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Growing American Linden from Seed

American Linden (Tilia americana) also commonly referred to as Basswood is a fast growing forest species of New York State.  American linden is an important timber producing tree as its tendency to self prune its lower limbs produces a straight-grained knot free lumber that has many uses.  The lumber is light fairly strong and easily worked without splintering or splitting.  The characteristics of the wood make it the wood of choice for woodcarving, woodturning and detailed wood parts.  

Linden grows across a large area of the eastern United States extending well into the South and Midwest. Linden makes up a small percentage of the canopy trees of many forest types in the northeast but is seldom found in high percentages or pure stands.  Linden develops best on deep moist well-drained fertile soils but can be found on a range of sites from dry gravelly uplands to heavy clay soils.

In New York state Linden trees flower in early June.   When Linden is in bloom you will be attracted to the tree as much by sound as by the fragrant blossoms. Swarms of bees and other insects drawn to the nectar of the blossoms will create a loud buzzing sound that is hard to ignore. 

The fruit of Linden is small hard round nut or kernel, about the size of a pea.  The fruit consists of a seed coat, a woody pericarp or seed covering enclosing the endosperm and a single embryo. The fruits hang in a cluster from the tips of young branches. Each fruit is attached to a long narrow bract, which acts as a sail and aids in wind dispersal of the seed. Seed is dispersed primarily by wind but is not carried very far from the parent plant because of the size and weight of the seed.  Seed is also dispersed by birds and small mammals.  Linden trees usually produce some seed every year but large seed crops are produced every two to three years.  The year (2006) being a very good seed crop year.

Not all seed collected from a tree will be viable and have the potential to germinate.  Often Linden seed will be infertile or be infested with a seed weevil that feeds on the endosperm of the seed.  This larval feeding destroys the embryo.  Pay close attention to the seed covering, a small hole in the seed covering is a good indication of weevil damage.  Unfertilized seed will look the same as fertilized seed but the pericarp will be hollow instead of containing an embryo. A float test in water can help separate out infertile seeds, which float from fertile seeds which should sink.

Linden seed typically will take two or more years for germination to begin and complete germination will be distributed over two to three and as many as 5 years.  Linden seed exhibits delayed germination because of several factors.  The outer seed coat is impermeable to water which is necessary for germination.  The hard pericarp prevents the embryo from expanding and the embryo itself exhibits dormancy that delays germination.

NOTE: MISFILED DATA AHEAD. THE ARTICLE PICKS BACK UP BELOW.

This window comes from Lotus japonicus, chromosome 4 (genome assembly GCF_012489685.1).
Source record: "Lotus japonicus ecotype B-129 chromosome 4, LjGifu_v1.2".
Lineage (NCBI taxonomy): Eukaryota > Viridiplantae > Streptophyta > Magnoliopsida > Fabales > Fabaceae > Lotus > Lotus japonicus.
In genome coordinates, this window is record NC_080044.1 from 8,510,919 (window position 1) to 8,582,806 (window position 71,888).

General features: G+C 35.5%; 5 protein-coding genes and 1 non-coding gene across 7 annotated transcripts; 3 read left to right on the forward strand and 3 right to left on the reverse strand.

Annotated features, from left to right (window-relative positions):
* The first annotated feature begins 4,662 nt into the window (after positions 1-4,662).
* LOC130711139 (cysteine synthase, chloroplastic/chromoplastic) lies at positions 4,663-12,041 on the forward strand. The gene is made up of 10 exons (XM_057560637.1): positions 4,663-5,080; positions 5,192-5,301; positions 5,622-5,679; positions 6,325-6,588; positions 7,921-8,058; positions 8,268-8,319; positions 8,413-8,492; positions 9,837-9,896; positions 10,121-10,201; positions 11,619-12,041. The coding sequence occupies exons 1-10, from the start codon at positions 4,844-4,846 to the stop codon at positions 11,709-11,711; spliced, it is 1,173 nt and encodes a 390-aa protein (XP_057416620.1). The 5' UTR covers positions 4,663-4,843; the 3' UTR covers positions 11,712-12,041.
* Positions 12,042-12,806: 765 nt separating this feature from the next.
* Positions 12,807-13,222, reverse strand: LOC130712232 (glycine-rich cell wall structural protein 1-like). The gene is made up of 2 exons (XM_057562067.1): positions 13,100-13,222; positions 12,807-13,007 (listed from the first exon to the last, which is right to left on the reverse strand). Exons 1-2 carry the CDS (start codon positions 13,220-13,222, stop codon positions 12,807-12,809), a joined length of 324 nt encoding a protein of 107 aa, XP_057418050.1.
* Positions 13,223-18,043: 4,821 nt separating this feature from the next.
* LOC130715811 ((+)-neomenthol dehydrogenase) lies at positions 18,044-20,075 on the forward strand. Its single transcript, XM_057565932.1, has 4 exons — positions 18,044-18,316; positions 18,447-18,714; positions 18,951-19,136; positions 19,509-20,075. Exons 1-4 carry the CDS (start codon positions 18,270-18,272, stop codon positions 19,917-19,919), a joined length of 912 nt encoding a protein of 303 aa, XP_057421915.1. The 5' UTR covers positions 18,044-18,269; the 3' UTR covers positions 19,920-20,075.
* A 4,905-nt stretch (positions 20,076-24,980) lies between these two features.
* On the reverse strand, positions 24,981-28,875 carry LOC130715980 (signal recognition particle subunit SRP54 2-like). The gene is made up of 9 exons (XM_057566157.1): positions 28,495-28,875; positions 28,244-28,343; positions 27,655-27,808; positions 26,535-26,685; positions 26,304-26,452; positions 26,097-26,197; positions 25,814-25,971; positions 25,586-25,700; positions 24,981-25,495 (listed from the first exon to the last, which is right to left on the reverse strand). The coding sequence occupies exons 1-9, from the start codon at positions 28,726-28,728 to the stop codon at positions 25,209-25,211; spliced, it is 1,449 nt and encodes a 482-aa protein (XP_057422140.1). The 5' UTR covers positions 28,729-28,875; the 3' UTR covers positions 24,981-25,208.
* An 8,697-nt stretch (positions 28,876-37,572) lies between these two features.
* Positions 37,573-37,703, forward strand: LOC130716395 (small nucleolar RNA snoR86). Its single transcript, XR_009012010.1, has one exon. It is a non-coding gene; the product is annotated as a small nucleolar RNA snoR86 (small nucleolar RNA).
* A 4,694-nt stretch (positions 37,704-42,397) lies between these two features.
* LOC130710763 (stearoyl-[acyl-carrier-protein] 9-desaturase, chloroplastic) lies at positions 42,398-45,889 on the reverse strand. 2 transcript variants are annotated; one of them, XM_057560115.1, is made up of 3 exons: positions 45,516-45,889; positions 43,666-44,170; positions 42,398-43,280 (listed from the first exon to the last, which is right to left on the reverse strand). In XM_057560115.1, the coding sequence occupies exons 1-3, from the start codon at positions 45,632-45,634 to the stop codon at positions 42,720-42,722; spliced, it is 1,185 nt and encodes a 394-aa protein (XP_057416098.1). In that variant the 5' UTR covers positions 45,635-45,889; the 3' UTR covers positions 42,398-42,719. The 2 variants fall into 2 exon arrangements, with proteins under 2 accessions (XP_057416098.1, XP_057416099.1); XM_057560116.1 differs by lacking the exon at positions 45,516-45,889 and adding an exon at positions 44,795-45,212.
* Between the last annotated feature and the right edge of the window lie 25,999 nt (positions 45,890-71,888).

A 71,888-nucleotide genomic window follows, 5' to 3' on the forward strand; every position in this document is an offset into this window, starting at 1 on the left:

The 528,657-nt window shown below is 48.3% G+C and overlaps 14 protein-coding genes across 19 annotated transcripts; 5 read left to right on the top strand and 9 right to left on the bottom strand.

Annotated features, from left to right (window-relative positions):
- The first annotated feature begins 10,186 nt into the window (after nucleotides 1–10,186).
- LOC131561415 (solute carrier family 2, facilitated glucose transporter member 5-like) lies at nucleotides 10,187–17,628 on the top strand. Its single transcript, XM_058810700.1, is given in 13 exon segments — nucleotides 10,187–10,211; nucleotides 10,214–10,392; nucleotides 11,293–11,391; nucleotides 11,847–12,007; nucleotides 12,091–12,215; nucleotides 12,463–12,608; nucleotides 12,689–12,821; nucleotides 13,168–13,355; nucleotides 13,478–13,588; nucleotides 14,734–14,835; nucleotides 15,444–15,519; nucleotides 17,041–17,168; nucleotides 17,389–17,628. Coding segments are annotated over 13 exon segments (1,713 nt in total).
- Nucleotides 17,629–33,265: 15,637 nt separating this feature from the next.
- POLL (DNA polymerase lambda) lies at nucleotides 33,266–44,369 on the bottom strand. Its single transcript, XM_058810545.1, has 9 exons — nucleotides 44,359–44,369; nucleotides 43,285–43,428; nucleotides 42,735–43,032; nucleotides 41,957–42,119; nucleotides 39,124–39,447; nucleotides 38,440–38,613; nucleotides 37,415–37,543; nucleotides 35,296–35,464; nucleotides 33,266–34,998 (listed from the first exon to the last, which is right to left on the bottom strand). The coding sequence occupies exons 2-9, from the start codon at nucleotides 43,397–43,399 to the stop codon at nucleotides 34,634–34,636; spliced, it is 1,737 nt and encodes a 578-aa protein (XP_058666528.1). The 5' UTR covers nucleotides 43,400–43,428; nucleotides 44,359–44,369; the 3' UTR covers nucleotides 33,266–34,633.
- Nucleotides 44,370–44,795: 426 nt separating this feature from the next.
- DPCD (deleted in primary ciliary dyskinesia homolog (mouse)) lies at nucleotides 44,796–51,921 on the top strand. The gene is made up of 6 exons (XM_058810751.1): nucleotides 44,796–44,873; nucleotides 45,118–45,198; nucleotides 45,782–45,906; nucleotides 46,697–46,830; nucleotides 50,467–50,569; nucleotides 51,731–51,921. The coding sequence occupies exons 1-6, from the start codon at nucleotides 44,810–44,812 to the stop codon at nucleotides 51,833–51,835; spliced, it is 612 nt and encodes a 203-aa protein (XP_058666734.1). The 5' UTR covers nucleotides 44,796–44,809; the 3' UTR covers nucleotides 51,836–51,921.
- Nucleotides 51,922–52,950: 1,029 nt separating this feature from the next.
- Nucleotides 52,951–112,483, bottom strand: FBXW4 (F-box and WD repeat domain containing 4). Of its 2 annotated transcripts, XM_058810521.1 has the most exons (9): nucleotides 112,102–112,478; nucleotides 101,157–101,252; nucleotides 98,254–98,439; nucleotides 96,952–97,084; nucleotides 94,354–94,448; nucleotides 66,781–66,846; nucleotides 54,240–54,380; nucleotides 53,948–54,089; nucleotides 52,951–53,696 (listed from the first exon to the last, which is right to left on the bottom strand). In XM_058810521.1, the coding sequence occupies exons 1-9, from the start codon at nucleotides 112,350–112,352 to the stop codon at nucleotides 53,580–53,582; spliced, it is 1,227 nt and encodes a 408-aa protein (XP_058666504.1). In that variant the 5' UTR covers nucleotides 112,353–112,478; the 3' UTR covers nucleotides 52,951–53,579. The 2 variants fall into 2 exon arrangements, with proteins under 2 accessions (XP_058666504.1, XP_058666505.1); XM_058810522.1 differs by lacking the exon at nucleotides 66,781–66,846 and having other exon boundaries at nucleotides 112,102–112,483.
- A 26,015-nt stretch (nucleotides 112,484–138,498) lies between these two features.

Early harvest of the seed before it turns brown is the most reliable method to shorten the time period to germination.  Collect the seed from the tree  just as the seed begins to change from green to yellow and immediately place the seed in a moist soil mix.  Placing the seed in a blender or food processor to remove the seed coat has also helped to speed up germination.

For anyone wanting to grow Linden there are three easy steps. First collect the seed when mature, place the seed in a moist potting mix to maintain seed moisture until planted and third plant the seed in the soil or seed beds, then wait 2 or more years for germination. As insurance against poor germination or infertile seed collect and sow a surplus of seed. 

American Linden seedlings will grow in full sun to partial shade.  Linden seedlings will establish in old fields with a mix of young shrubs and saplings to second growth woodland that has sufficient light and canopy openings.  The seedlings will require some shading during the early establishment years but will then tolerate full sun. Linden trees growing in the open are vigorous root sprouters and will often develop multiple stems.  In full sun Linden develops a broad rounded open canopy with heavy low branching.  When growing in a woodland setting Linden will race for the sunlight and develop a tall straight limb free trunk and canopy 70 to 80 ft high.

Growing Linden from seed is an easy process but requires a fair amount of patience.  It is not too late to get out in the woods and start collecting Linden seed or scout for next years crop of seed.

this page updated February 20, 2009